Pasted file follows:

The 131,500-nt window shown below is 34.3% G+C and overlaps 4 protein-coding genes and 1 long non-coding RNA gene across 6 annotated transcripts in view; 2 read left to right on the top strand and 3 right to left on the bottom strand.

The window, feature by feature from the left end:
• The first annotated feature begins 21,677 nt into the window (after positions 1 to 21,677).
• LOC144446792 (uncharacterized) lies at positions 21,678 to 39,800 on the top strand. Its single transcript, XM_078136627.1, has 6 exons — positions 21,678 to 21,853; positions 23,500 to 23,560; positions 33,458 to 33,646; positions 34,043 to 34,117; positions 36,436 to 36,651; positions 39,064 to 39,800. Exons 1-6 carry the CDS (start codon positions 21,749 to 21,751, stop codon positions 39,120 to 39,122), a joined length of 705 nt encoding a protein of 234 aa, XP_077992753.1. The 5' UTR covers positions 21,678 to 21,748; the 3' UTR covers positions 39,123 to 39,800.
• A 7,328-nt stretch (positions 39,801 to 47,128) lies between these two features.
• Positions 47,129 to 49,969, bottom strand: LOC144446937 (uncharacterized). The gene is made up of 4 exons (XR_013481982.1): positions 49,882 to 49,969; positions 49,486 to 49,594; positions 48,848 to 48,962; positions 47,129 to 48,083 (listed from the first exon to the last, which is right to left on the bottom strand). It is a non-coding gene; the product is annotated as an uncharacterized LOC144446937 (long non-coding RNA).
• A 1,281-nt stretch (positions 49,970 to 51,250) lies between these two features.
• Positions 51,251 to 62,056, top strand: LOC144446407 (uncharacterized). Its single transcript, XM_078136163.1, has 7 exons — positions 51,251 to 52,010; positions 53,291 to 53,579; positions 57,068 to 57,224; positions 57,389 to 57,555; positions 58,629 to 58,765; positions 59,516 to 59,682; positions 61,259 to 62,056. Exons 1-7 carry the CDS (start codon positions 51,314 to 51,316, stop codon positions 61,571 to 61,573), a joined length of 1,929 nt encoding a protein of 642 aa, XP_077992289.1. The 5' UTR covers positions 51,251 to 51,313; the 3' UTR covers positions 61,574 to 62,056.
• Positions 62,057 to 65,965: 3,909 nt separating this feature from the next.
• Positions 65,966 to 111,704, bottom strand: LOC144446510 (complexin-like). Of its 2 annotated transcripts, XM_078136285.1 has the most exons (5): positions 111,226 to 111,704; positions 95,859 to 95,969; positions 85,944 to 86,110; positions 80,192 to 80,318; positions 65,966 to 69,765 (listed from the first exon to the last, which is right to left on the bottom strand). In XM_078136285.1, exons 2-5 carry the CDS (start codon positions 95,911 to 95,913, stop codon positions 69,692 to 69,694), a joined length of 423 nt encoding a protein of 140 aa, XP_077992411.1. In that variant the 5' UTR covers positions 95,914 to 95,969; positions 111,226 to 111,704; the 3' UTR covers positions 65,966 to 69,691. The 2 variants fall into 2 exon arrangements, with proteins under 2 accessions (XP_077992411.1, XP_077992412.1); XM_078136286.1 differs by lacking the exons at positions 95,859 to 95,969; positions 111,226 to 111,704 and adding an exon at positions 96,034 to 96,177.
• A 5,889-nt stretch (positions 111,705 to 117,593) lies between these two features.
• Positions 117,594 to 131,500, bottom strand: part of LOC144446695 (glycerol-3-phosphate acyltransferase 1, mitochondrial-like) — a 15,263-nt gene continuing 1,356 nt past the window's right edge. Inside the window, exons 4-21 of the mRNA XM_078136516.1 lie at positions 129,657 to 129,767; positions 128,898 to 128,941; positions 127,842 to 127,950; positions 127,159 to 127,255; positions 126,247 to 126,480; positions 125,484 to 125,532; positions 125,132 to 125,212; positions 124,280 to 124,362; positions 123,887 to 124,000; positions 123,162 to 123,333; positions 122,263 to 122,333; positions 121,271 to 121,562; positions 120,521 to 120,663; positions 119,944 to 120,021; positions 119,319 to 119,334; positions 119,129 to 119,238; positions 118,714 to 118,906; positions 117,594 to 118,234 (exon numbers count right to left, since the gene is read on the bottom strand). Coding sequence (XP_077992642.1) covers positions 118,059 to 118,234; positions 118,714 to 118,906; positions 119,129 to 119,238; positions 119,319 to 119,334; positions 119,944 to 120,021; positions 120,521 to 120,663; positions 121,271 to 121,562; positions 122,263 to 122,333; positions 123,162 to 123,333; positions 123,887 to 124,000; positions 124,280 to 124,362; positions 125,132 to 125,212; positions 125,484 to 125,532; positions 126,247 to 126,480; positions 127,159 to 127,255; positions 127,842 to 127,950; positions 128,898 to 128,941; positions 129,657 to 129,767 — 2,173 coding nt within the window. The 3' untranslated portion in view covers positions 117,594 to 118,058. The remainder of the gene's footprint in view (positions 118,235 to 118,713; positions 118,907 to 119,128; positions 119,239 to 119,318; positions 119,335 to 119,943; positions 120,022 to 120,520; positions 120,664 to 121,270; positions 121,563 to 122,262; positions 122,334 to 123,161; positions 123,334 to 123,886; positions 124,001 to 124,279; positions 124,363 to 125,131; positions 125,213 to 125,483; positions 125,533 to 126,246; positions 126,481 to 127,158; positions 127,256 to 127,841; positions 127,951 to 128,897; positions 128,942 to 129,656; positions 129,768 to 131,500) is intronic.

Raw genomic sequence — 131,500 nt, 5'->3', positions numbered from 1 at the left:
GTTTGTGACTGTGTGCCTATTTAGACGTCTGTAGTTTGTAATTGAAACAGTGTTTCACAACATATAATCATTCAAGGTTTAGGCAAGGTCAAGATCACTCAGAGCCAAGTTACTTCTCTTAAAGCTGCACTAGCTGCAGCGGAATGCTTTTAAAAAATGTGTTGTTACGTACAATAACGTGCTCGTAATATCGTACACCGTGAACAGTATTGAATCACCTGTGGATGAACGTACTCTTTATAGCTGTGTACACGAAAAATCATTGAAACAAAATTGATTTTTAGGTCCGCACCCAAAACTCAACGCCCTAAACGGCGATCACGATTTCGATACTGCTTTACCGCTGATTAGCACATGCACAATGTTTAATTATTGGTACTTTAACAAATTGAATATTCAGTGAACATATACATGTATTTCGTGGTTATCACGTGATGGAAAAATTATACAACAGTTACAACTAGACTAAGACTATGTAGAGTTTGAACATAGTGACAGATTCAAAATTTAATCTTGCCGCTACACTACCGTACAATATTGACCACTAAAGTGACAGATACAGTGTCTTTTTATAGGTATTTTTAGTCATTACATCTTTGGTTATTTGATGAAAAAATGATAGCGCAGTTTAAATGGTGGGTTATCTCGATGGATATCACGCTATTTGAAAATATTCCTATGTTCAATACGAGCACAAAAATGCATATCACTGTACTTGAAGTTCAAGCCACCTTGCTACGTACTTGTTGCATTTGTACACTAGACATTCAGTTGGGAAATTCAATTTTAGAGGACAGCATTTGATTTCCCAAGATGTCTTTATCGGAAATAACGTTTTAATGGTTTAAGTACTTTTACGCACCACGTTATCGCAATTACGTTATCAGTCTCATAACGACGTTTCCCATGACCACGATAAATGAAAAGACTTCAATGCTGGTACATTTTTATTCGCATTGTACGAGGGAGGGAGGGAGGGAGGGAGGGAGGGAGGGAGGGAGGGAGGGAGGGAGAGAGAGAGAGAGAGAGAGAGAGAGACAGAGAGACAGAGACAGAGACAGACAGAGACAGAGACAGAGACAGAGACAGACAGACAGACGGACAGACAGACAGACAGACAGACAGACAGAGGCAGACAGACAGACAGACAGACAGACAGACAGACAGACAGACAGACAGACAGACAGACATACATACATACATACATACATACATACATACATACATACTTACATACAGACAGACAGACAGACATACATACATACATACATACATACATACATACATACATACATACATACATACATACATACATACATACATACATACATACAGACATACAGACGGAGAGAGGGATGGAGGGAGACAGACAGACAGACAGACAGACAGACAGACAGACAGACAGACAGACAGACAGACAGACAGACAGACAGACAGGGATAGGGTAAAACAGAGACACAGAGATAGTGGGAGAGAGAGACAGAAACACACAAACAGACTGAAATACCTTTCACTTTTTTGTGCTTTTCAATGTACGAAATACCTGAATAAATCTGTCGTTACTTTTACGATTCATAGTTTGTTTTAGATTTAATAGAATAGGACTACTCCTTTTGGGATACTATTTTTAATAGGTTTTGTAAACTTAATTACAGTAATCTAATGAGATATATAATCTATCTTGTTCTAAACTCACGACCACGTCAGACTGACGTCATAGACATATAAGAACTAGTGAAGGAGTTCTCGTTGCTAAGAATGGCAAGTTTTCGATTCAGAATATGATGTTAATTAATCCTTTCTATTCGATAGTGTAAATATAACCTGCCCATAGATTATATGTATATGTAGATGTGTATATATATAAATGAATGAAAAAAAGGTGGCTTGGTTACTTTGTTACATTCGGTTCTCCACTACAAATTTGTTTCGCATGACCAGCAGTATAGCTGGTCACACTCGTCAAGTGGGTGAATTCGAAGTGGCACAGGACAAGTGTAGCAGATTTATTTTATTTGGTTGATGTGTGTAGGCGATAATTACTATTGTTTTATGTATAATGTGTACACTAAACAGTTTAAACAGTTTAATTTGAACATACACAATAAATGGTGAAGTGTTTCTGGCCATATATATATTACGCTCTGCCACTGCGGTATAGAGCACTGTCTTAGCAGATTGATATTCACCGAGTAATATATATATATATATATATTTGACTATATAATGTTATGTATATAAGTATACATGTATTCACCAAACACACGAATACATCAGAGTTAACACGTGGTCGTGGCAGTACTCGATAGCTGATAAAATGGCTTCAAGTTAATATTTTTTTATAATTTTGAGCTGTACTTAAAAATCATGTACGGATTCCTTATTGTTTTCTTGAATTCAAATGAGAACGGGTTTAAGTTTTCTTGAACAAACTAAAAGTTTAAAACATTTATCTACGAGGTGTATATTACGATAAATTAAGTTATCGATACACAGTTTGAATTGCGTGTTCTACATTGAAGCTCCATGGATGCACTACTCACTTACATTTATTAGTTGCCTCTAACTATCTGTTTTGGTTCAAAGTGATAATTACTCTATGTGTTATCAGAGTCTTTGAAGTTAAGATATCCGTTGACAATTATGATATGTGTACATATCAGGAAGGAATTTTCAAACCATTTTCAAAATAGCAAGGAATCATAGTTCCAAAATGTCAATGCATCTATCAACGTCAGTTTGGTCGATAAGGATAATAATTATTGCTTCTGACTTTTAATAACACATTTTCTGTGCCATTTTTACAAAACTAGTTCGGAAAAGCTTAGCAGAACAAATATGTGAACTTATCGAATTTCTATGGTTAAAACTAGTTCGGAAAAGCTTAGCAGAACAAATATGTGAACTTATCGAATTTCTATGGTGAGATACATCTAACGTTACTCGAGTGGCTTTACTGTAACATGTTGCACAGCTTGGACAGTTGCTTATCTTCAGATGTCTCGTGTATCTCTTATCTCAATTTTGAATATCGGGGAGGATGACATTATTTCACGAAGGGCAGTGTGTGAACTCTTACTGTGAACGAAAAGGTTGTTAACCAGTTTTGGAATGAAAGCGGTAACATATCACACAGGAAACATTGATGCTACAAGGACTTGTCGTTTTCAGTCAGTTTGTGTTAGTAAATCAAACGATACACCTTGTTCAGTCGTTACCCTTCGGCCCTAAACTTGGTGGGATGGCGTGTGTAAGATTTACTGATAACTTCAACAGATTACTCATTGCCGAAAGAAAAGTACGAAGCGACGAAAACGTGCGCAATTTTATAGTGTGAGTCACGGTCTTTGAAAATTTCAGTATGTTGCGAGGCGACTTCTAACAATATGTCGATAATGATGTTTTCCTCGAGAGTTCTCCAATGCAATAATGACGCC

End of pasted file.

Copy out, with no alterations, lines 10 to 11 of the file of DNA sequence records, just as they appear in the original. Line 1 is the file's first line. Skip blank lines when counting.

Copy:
• Positions 65,966 to 111,704, bottom strand: LOC144446510 (complexin-like). Of its 2 annotated transcripts, XM_078136285.1 has the most exons (5): positions 111,226 to 111,704; positions 95,859 to 95,969; positions 85,944 to 86,110; positions 80,192 to 80,318; positions 65,966 to 69,765 (listed from the first exon to the last, which is right to left on the bottom strand). In XM_078136285.1, exons 2-5 carry the CDS (start codon positions 95,911 to 95,913, stop codon positions 69,692 to 69,694), a joined length of 423 nt encoding a protein of 140 aa, XP_077992411.1. In that variant the 5' UTR covers positions 95,914 to 95,969; positions 111,226 to 111,704; the 3' UTR covers positions 65,966 to 69,691. The 2 variants fall into 2 exon arrangements, with proteins under 2 accessions (XP_077992411.1, XP_077992412.1); XM_078136286.1 differs by lacking the exons at positions 95,859 to 95,969; positions 111,226 to 111,704 and adding an exon at positions 96,034 to 96,177.
• A 5,889-nt stretch (positions 111,705 to 117,593) lies between these two features.